Reference address :

ELPENOR - Home of the Greek Word

Three Millennia of Greek Literature

D. Snider
A Commentary on the Odyssey of Homer - Part II

From, Homer's Odyssey: A commentary
[Please note that the Table of Contents here published, is created by Elpenor and is not to be found in the print version]

Table of Contents \ Odyssey Complete Text \ Greek Fonts \ More Greek Resources













Page 14


Ulysses flees from the Underworld, there is something down there which he feels he cannot master, something which he has not seen but of which he has a vague presentiment. The Gorgon stands for much, dimly foreshadowing a Hades beyond or below the Greek Hades, with which, however, it is not his call to grapple. Hence the poet puts upon his Hero a limitation at this point, strangely prophetic, and sends him in haste back to the terrestrial Upperworld. The bark crossed the stream of the "river Oceanus," then it entered "the wide-wayed Sea" in which lay the island of Circe, "where are the houses of the Dawn, and her dances, and the risings of the Sun." Verily the Hero has got back to the beginning of the world of light, in which he is now to have a new span of existence after his experience in the supersensible realm.

From the brief geographical glances which we catch up from the voyage, as well as from a number of hints scattered throughout the Odyssey (for instance, from what is said of the Ethiopians in the First Book), we are inclined to believe that Homer held the earth to be round. We like to think of the old Poet seeing this fact, not as a deduction of science, not even as a misty tradition from some other land, but as an immediate act of poetic insight, which beholds the law of the physical world rising out of the spiritual by the original creative fiat; the Poet witnesses the necessity by which nature conforms to mind. Homer knew the spiritual Return, this whole Odyssey is such a Return, whereby the soul is rounded off to completeness, and becomes a true totality. Why should he not apply the same law to nature, to the whole Earth, and behold it, not indefinitely extended as it appears to the senses, but returning into itself, whereby the line becomes a circle and the plain a globe? Some such need lay deep in his poetic soul, to which he had to harmonize the entire universe, visible as well as invisible. Not science is this, but an immediate vision of the true, always prophetic, which observes the impress of spirit everywhere upon the realm of matter. The old Greek sages seem to have known not merely of the rotundity of the Earth, but also of its movement round the Sun and upon its own axis, both movements being circular, returns, which image mind. Did they get their knowledge from Egypt or Chaldea? Questionable; if they looked inwardly deep enough, they could find it all there. Indeed the sages of Egypt and Chaldea saw the fact in their souls ere they saw it or could see it in the skies.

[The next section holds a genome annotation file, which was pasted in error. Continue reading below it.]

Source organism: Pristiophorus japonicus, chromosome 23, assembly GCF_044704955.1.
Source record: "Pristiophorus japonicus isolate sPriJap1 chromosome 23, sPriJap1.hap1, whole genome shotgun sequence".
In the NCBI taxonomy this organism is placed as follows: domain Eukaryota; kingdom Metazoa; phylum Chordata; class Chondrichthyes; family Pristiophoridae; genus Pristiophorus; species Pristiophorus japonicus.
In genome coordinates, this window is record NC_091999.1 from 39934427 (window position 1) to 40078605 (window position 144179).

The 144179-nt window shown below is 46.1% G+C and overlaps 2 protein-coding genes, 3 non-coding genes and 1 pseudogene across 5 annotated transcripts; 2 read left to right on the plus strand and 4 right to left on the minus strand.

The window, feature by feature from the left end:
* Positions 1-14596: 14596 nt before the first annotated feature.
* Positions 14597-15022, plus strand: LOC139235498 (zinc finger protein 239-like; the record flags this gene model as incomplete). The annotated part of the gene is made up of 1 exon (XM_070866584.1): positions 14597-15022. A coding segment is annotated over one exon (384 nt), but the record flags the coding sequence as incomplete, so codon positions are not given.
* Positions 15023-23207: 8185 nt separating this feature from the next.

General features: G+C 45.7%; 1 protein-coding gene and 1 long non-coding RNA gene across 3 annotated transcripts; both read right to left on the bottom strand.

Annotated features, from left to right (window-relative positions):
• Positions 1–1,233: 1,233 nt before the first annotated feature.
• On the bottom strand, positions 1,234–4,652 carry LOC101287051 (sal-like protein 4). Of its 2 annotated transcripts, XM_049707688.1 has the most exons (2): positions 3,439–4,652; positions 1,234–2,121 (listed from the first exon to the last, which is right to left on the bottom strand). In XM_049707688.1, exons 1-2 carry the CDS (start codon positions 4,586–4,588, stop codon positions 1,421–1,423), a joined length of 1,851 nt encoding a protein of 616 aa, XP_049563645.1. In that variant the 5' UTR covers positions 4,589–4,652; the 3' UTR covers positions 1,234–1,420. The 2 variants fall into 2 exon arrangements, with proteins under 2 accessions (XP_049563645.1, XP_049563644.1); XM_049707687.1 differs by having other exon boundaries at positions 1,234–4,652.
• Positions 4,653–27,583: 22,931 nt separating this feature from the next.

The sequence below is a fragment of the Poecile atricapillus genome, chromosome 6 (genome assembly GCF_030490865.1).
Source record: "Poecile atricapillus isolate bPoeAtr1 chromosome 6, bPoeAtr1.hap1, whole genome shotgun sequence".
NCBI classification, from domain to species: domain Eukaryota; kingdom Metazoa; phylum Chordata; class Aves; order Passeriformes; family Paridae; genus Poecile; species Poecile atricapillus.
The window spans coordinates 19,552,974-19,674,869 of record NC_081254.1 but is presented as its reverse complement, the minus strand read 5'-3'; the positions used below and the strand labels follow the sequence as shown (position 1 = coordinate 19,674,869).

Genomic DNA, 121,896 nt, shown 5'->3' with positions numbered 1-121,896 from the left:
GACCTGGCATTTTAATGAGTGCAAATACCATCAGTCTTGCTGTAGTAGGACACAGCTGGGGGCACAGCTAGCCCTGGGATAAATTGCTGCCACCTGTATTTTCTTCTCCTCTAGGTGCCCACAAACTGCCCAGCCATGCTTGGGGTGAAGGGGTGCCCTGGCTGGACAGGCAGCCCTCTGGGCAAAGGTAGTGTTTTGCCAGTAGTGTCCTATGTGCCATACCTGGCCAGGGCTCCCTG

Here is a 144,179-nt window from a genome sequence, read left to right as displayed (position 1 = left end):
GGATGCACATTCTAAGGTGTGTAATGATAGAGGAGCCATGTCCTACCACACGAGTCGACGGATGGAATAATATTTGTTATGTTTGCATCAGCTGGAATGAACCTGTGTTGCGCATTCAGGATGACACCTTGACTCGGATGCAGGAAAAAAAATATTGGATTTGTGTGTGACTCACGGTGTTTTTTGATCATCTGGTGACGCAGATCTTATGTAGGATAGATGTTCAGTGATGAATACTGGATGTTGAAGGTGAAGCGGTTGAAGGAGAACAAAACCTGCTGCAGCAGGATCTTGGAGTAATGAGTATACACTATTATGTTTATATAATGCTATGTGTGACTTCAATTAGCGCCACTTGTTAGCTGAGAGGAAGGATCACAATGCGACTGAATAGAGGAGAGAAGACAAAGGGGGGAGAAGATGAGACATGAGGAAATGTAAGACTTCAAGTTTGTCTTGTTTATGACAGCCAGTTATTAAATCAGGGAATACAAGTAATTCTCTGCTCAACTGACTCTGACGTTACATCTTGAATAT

So these Homeric glimpses into the realm of what is to become science are not to be neglected or despised, in spite of their mythical, ambiguous vesture. Moreover they are in profound harmony with the present poem, to which they furnish remote, but very suggestive parallels, making the physical universe correspond to the spiritual unfolding of the Hero.

Ulysses, accordingly, comes back to the sensible world and there he finds Circe again. Indeed whom else ought he to find? She is the bright Greek realm of the senses reposing in sunlight; she has been subordinated to the rational, she is no longer the indulgence of appetite which turns men to swine, nor is she, on the other hand, the rigid ascetic. Hence we need not be surprised at her bringing good things to eat and drink: "bread and many kinds of meat and sparkling red wine." Moreover, she is still prophetic, she still has the outlook upon the Beyond, being spirit in the senses. Her present prophecies, however, will be different from her former one, she will point to the supersensible, not in Hades, for that is now past, but in the Upperworld of life and experience. Such is the return of the Hero to Circe, the fair, the terrestrial, who makes existence beautiful if she be properly held in restraint; beautiful as sunlit Hellas with its plastic forms she can become, in striking contrast to the dark shapes of the sunless Underworld which leads to the Gorgon, the realm of spooks, shades, fiends, in general of romanticism.

Previous Page / First / Next

Cf. Pharr, Homer and the study of Greek * Odyssey Complete Text
Iliad Complete Text * Homer Bilingual Anthology and Resources * Livingstone, On the Ancient Greek Literature
More OnLine Resources on Greek History, Places, Texts, Language

The Greek Word Library

Three Millennia of Greek Literature

Greek Literature - Ancient, Medieval, Modern

Learned Freeware

Reference address :